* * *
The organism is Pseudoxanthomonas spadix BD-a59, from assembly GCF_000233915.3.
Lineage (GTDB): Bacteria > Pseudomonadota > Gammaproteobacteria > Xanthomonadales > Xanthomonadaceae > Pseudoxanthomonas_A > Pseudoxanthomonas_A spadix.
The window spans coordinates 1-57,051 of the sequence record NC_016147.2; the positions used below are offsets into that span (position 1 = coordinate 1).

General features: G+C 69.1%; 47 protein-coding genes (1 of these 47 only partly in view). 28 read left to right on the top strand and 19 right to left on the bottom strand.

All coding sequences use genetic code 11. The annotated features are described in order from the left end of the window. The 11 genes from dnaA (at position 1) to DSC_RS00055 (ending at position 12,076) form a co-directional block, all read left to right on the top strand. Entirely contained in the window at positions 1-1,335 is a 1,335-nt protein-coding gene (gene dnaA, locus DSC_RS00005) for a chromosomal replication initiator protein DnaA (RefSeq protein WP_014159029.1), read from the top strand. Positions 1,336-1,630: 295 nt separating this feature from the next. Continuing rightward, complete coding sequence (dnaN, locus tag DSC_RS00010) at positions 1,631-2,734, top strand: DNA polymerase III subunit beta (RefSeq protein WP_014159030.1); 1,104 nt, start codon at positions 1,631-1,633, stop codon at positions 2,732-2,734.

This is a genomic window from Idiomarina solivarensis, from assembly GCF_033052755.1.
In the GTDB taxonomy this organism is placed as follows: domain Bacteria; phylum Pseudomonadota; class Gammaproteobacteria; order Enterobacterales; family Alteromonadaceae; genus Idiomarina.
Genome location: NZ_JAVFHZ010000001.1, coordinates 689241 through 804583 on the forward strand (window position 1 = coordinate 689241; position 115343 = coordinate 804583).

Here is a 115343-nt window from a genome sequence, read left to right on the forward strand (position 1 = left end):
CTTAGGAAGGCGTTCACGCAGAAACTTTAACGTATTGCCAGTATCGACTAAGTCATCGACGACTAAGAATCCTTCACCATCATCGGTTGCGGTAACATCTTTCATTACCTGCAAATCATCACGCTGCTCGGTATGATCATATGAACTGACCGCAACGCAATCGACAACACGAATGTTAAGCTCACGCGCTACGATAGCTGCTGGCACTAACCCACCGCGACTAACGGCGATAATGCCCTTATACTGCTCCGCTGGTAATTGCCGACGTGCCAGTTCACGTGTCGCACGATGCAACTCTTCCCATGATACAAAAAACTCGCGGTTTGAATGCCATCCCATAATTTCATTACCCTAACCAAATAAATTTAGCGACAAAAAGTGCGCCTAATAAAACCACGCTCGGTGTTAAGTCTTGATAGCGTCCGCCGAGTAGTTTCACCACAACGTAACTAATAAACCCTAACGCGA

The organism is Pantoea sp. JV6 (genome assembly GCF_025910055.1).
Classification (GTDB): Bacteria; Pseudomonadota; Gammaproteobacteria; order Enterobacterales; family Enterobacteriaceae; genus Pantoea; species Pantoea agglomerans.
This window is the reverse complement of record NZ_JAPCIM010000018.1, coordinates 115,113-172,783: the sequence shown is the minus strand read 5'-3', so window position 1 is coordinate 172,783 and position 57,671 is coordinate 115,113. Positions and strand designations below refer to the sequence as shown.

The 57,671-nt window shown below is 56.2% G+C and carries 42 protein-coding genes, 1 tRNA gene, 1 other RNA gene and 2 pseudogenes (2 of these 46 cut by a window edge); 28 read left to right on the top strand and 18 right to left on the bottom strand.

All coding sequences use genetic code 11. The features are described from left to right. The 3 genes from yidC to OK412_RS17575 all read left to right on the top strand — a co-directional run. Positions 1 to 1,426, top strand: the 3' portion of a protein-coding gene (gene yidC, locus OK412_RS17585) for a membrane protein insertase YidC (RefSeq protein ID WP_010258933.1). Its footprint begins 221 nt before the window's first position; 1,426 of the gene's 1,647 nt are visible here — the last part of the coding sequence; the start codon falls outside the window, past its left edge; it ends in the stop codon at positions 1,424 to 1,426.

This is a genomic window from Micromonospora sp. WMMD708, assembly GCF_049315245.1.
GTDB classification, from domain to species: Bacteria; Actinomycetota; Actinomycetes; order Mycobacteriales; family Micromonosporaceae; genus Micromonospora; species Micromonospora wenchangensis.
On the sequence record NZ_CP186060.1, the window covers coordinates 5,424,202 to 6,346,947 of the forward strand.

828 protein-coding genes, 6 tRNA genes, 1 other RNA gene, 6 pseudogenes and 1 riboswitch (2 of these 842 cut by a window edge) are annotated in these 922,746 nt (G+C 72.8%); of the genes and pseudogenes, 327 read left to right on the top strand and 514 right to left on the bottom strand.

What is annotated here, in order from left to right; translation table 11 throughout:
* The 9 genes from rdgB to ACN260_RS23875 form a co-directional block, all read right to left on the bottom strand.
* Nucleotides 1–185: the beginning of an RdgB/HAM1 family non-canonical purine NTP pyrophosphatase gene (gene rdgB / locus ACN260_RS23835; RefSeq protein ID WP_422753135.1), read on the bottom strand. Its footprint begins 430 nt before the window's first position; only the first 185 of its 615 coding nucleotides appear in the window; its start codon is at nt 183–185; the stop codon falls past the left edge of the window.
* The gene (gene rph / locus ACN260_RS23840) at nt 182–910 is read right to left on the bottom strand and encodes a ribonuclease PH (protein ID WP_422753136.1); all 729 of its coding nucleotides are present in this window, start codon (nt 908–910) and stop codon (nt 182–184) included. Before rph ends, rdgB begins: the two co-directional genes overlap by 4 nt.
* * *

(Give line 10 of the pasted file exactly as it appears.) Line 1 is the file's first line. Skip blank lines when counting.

CTTAGGAAGGCGTTCACGCAGAAACTTTAACGTATTGCCAGTATCGACTAAGTCATCGACGACTAAGAATCCTTCACCATCATCGGTTGCGGTAACATCTTTCATTACCTGCAAATCATCACGCTGCTCGGTATGATCATATGAACTGACCGCAACGCAATCGACAACACGAATGTTAAGCTCACGCGCTACGATAGCTGCTGGCACTAACCCACCGCGACTAACGGCGATAATGCCCTTATACTGCTCCGCTGGTAATTGCCGACGTGCCAGTTCACGTGTCGCACGATGCAACTCTTCCCATGATACAAAAAACTCGCGGTTTGAATGCCATCCCATAATTTCATTACCCTAACCAAATAAATTTAGCGACAAAAAGTGCGCCTAATAAAACCACGCTCGGTGTTAAGTCTTGATAGCGTCCGCCGAGTAGTTTCACCACAACGTAACTAATAAACCCTAACGCGA